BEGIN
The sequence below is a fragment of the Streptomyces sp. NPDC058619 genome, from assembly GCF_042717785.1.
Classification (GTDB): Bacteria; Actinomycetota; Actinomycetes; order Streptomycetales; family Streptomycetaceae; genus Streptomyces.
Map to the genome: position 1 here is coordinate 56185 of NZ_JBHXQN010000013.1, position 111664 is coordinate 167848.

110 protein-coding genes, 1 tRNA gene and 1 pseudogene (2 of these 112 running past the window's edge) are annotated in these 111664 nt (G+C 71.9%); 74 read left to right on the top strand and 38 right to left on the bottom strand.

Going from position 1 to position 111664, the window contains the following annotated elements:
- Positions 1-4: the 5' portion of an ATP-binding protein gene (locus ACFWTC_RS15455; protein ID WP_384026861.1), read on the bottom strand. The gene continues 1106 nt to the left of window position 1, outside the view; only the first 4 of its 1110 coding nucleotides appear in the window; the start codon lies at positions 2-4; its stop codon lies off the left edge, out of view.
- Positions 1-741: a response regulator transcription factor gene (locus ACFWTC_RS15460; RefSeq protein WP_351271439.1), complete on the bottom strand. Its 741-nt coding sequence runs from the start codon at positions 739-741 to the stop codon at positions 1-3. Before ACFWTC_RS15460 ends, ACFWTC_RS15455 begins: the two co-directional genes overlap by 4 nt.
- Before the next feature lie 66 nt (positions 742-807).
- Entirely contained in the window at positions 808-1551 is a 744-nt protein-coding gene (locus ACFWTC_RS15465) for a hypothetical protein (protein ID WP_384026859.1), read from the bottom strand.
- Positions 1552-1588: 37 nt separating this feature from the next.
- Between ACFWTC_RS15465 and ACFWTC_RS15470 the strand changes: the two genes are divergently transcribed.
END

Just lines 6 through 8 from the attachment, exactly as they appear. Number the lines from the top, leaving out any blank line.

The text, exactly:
- Positions 1-4: the 5' portion of an ATP-binding protein gene (locus ACFWTC_RS15455; protein ID WP_384026861.1), read on the bottom strand. The gene continues 1106 nt to the left of window position 1, outside the view; only the first 4 of its 1110 coding nucleotides appear in the window; the start codon lies at positions 2-4; its stop codon lies off the left edge, out of view.
- Positions 1-741: a response regulator transcription factor gene (locus ACFWTC_RS15460; RefSeq protein WP_351271439.1), complete on the bottom strand. Its 741-nt coding sequence runs from the start codon at positions 739-741 to the stop codon at positions 1-3. Before ACFWTC_RS15460 ends, ACFWTC_RS15455 begins: the two co-directional genes overlap by 4 nt.
- Before the next feature lie 66 nt (positions 742-807).